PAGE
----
“History repeating itself”: Keston Center panel discusses global religious, political issues

The Keston Panel hosted speakers from all across the globe via zoom to speak about what's going on in their part of the world. Cole Tompkins | Photographer

By Vivian Roach | Desk Editor

The first of two Zoom panel discussions, titled “Where in the World?” took place on Tuesday afternoon as a panel of political researchers discussed the repeating of history they are seeing in current religious, political and societal issues around the world.

Nine researchers participated in the panel put on by the Keston Center for Religion, Politics and Society in the Baylor University Libraries’ Special Collections. The Center houses a library and archive of materials on religious persecution under communist and totalitarian regimes.

The discussion was held virtually all over the world, with researchers from the Ukraine, United Kingdom, Russia, France, Romania, Armenia and the U.S. Each researcher submitted a short report about recent research on their respective countries.

They spoke to the state of the pandemic and how it has affected their work.

Additionally, several of the researchers pointed to examples of “history repeating itself” in current events centered around Christianity in the United Kingdom and Russian politics and society reflecting times before the collapse of communism in 1991.

Kathy Hillman, director of the Keston Center and professor at Baylor, said she hoped students took away a valuable lesson from the discussion.

“I want them to understand how the past affects the present and then to know what is going on in the world related to religion, politics and society today,” Hillman said.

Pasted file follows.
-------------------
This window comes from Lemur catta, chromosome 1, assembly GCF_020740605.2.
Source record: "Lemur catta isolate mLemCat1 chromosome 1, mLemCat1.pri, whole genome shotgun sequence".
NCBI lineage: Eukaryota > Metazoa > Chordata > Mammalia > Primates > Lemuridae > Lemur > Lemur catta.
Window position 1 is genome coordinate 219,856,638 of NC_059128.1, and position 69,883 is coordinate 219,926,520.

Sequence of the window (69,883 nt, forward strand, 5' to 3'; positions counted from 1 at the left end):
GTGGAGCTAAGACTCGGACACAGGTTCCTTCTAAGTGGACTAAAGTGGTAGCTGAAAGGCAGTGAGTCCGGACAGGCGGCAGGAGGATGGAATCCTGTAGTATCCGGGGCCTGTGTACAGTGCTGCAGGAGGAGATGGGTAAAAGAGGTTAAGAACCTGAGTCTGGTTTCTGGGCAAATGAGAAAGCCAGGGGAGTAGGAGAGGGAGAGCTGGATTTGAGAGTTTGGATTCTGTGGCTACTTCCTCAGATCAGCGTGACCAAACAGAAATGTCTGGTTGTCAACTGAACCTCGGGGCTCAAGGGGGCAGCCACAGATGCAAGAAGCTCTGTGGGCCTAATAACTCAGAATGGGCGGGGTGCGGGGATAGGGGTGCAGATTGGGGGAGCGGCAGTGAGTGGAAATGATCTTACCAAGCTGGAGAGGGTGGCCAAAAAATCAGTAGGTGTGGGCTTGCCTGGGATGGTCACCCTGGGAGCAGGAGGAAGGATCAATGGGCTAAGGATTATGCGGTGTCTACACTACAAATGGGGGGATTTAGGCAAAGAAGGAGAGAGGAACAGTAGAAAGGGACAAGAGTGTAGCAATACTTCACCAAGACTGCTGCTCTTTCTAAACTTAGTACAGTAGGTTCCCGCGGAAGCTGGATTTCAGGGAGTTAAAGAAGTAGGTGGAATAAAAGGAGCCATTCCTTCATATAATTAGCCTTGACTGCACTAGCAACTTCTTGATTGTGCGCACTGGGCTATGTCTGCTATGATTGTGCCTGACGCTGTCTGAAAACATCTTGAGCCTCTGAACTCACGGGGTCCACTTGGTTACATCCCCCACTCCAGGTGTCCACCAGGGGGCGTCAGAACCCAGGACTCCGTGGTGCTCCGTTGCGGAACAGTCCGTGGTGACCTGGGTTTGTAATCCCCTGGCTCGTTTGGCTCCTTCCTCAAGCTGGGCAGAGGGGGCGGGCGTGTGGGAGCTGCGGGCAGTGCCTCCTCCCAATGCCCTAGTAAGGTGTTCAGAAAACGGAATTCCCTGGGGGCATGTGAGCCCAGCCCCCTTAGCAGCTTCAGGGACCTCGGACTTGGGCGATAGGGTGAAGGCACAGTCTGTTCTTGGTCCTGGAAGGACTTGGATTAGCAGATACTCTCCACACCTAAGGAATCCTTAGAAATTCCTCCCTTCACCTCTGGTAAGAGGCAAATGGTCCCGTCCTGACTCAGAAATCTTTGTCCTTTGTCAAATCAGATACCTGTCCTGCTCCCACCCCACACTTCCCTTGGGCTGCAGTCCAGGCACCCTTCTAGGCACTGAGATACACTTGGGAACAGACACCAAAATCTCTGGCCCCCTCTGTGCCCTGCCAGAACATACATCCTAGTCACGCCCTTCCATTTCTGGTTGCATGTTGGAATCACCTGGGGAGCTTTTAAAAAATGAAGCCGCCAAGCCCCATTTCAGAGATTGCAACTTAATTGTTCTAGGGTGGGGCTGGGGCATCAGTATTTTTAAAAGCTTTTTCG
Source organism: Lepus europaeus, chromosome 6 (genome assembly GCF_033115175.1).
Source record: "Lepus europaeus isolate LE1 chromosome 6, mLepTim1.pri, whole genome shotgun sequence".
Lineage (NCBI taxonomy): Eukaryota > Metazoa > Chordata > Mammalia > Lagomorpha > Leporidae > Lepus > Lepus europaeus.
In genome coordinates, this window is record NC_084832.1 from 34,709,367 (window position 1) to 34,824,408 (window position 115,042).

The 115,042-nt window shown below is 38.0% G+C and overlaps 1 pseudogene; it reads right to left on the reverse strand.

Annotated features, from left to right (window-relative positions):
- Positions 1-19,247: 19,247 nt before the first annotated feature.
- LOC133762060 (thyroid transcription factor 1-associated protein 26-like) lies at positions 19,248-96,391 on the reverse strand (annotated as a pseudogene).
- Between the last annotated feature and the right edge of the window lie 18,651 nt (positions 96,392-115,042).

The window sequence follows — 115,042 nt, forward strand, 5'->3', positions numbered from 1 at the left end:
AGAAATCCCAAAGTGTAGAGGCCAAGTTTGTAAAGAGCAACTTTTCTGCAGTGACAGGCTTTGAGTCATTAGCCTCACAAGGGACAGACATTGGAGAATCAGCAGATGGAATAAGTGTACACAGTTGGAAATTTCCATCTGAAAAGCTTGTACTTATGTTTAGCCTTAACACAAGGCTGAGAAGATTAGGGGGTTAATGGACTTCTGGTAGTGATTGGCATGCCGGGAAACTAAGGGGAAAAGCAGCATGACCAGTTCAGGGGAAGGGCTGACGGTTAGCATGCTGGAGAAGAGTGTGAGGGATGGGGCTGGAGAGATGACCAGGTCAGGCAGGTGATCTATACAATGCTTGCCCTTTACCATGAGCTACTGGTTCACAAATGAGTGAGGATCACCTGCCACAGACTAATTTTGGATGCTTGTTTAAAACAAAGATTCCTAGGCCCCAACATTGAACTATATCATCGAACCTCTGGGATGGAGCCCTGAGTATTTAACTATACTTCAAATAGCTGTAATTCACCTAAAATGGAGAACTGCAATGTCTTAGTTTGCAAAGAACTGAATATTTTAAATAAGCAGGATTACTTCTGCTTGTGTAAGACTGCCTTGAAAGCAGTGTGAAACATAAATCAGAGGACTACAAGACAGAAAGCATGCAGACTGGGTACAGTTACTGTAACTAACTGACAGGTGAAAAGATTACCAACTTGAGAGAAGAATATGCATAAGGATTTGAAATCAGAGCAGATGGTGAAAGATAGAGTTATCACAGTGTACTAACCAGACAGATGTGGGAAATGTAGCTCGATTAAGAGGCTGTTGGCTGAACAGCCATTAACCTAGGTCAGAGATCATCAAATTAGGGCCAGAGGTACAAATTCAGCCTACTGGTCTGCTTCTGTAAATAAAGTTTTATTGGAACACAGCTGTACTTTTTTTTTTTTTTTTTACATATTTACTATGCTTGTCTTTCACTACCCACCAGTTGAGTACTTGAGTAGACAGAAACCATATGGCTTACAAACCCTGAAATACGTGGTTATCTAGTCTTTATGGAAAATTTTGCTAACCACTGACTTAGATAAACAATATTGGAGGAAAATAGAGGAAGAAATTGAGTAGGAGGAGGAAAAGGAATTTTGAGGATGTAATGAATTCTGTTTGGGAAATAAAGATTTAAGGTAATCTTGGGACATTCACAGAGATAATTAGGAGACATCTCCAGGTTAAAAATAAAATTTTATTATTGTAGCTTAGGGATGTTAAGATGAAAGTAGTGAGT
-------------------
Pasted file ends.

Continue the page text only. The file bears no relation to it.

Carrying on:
One panelist, Dr. Emily Baren from Middle Tennessee State University, is studying what’s happening with Jehovah’s Witnesses in Russia as part of her research. She said in the last three to four years they’ve been treated similarly to extremist groups like Al Queda as they are barred from legal faith practice in Russia.

“1991 [communism] collapse didn’t mean a complete break from the past,” Baren said.

Some of the researchers have their own history with religious persecution, Hillman said. Dr. Mykhailo Cherenkov from Ukraine is the son of unregistered Baptists who were imprisoned for their faith. He said some about his story and what it is like today.

Findings in their studies were made possible because of the Keston Center’s collection of materials. Dr. Artyom Tonoyan, a University of Minnesota research associate, praised the availability of primary sources in the collection that can’t be found anywhere else.

For an example, Hillman said they have a trial transcript of someone arrested for distributing Christmas cards.

“Her trial transcript when she was sent to prison is written in ballpoint pen on strips of bed sheets [that] then was smuggled out by being wrapped around the midriffs of individuals,” Hillman said.

Baylor was interested in the entire collection.

“So in 2007 there was an agreement between Baylor and the Keston Institute for Baylor to create the Keston Center for Religion, Politics and Society,” Hillman said. “That would house the archives, make them available for research, hold lectures and symposia that would help disseminate research on the area.”

The collection was originally located at Keston College in Oxford, England and is the world’s most comprehensive artificially assembled collection on this matter, the Baylor Keston Center webpage said.

There will be a second panel session 11 a.m., Friday, March 26 to include additional international researchers.